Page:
Turner & Newall was a leading manufacturing business based in Manchester, United Kingdom. At its peak, it was a constituent of the FT30 index of leading companies on the London Stock Exchange.
The business was founded in 1871 in Rochdale as Turner Brothers by John, Robert and Samuel Turner to manufacture cotton cloth based packaging.
In 1879 it became the first business in the United Kingdom to weave asbestos cloth with power-driven machinery, and the company changed its name to Turner Brothers Asbestos Company.
Shortly before World War I the business opened an asbestos cement plant at Trafford Park. One of its major products was Trafford Tile asbestos cement sheets, which were widely used for roof and wall construction in industrial and agricultural buildings.
In 1920 it merged with the Washington Chemical Company, Newalls Insulation Company and J. W. Roberts to become Turner & Newall and became listed on the London Stock Exchange in that year. The company's Turnall brandname is a contraction of Turner & Newall . The third (Sir) Samuel Turner (1878-1955) was chairman from 1929 to 1944: he endowed a School of Industrial Administration at Manchester Municipal College of Technology as well as a Dental School at the Victoria University of Manchester (the Dental School and Hospital donation was £99,000) The company's development under the third Samuel was rapid: it acquired Bells' United Asbestos Companies and several asbestos insulation companies in the UK.
From 1939 until 2001, the company operated an asbestos mine at Havelock in Bulembu in the Kingdom of Swaziland, Southern Africa. Since the company left, former employees have experienced sickness in their lungs because they lacked safety-wear to protect them from the hazardous material. The miners of Havelock have recently failed in their efforts to bring a legal action in Britain against the company. The attitude of management, combined with the absence of trade unions or an effective regulatory authority meant that work conditions at Havelock were harsh.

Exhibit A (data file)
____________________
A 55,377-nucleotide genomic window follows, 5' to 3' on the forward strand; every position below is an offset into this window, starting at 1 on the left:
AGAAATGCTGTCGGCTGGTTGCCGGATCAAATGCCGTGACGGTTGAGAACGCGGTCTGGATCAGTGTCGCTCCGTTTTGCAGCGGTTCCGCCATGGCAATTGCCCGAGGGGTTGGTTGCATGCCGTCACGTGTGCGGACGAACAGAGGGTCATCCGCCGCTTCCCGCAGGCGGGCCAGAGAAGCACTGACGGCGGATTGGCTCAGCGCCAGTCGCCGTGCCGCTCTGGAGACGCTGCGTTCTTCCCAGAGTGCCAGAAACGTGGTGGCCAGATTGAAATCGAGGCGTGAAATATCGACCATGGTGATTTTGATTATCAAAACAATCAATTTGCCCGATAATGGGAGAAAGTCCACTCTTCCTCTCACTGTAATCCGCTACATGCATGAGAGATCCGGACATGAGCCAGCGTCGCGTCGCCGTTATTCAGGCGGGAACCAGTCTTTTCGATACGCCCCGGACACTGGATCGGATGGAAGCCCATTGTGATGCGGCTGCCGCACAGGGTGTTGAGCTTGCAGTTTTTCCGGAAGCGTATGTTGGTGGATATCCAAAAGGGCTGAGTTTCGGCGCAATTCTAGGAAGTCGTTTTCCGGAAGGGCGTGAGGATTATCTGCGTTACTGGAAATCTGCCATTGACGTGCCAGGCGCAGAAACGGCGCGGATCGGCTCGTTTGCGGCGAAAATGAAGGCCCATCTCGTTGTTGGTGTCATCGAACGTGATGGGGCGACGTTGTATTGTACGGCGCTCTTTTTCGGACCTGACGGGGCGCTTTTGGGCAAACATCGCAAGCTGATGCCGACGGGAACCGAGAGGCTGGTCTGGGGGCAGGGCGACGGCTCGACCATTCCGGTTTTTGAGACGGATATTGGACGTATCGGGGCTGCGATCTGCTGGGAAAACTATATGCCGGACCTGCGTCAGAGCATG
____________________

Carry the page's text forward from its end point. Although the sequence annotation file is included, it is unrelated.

It moved its Head Office to Manchester in 1949. After World War II it diversified into components for the automotive industry including gaskets.
In 1953, the company bought Porters Cement Industries Ltd, a major producer of chrysotile asbestos products, based in Harare and Bulawayo in Zimbabwe, and changed its name to Turnall Fibre Cement (Pvt) Ltd. Turnall Fibre Cement Ltd still operates in Zimbabwe but as an independent company, mainly producing asbestos cement sheets and pipes. According to the company, "there is not an industrial, agricultural or residential area of Zimbabwe that does not have one or more of the company's many [asbestos cement] products in use or on display".
In 1998 the business was acquired by Federal-Mogul which itself got into financial difficulties and filed for Chapter 11 protection as a result of asbestos claims. In the United Kingdom the business went into administration in October 2001 leaving a pension fund deficit estimated at £400 million. UK victims of the company's asbestos pollution, such as those in Armley, Leeds, were offered a fraction of the compensation to which they were entitled.